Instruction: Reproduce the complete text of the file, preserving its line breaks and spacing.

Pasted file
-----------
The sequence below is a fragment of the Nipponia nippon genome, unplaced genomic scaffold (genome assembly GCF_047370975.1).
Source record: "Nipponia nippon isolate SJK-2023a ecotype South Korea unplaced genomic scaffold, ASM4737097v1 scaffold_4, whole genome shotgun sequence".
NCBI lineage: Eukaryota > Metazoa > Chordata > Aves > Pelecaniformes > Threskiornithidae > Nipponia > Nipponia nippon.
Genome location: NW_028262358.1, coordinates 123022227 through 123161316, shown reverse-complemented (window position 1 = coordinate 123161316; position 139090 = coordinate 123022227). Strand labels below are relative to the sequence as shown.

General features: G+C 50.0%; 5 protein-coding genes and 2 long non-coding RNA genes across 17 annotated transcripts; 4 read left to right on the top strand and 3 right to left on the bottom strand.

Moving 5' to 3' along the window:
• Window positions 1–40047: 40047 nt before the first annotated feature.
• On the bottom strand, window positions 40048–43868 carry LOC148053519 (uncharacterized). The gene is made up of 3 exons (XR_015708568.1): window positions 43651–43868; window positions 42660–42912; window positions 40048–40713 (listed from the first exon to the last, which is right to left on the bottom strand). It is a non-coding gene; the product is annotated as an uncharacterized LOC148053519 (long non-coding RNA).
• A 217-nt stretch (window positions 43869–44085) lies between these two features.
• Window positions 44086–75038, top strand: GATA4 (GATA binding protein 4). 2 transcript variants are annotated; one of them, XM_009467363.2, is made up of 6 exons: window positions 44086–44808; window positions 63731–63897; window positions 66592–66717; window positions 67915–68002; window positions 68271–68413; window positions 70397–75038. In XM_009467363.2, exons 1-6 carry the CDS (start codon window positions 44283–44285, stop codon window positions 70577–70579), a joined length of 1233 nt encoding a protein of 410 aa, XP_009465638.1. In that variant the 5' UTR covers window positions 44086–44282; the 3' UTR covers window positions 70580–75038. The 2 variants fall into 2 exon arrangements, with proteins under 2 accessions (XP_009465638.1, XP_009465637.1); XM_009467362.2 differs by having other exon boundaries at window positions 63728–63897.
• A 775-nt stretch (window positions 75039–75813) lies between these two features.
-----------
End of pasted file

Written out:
The sequence below is a fragment of the Nipponia nippon genome, unplaced genomic scaffold (genome assembly GCF_047370975.1).
Source record: "Nipponia nippon isolate SJK-2023a ecotype South Korea unplaced genomic scaffold, ASM4737097v1 scaffold_4, whole genome shotgun sequence".
NCBI lineage: Eukaryota > Metazoa > Chordata > Aves > Pelecaniformes > Threskiornithidae > Nipponia > Nipponia nippon.
Genome location: NW_028262358.1, coordinates 123022227 through 123161316, shown reverse-complemented (window position 1 = coordinate 123161316; position 139090 = coordinate 123022227). Strand labels below are relative to the sequence as shown.

General features: G+C 50.0%; 5 protein-coding genes and 2 long non-coding RNA genes across 17 annotated transcripts; 4 read left to right on the top strand and 3 right to left on the bottom strand.

Moving 5' to 3' along the window:
• Window positions 1–40047: 40047 nt before the first annotated feature.
• On the bottom strand, window positions 40048–43868 carry LOC148053519 (uncharacterized). The gene is made up of 3 exons (XR_015708568.1): window positions 43651–43868; window positions 42660–42912; window positions 40048–40713 (listed from the first exon to the last, which is right to left on the bottom strand). It is a non-coding gene; the product is annotated as an uncharacterized LOC148053519 (long non-coding RNA).
• A 217-nt stretch (window positions 43869–44085) lies between these two features.
• Window positions 44086–75038, top strand: GATA4 (GATA binding protein 4). 2 transcript variants are annotated; one of them, XM_009467363.2, is made up of 6 exons: window positions 44086–44808; window positions 63731–63897; window positions 66592–66717; window positions 67915–68002; window positions 68271–68413; window positions 70397–75038. In XM_009467363.2, exons 1-6 carry the CDS (start codon window positions 44283–44285, stop codon window positions 70577–70579), a joined length of 1233 nt encoding a protein of 410 aa, XP_009465638.1. In that variant the 5' UTR covers window positions 44086–44282; the 3' UTR covers window positions 70580–75038. The 2 variants fall into 2 exon arrangements, with proteins under 2 accessions (XP_009465638.1, XP_009465637.1); XM_009467362.2 differs by having other exon boundaries at window positions 63728–63897.
• A 775-nt stretch (window positions 75039–75813) lies between these two features.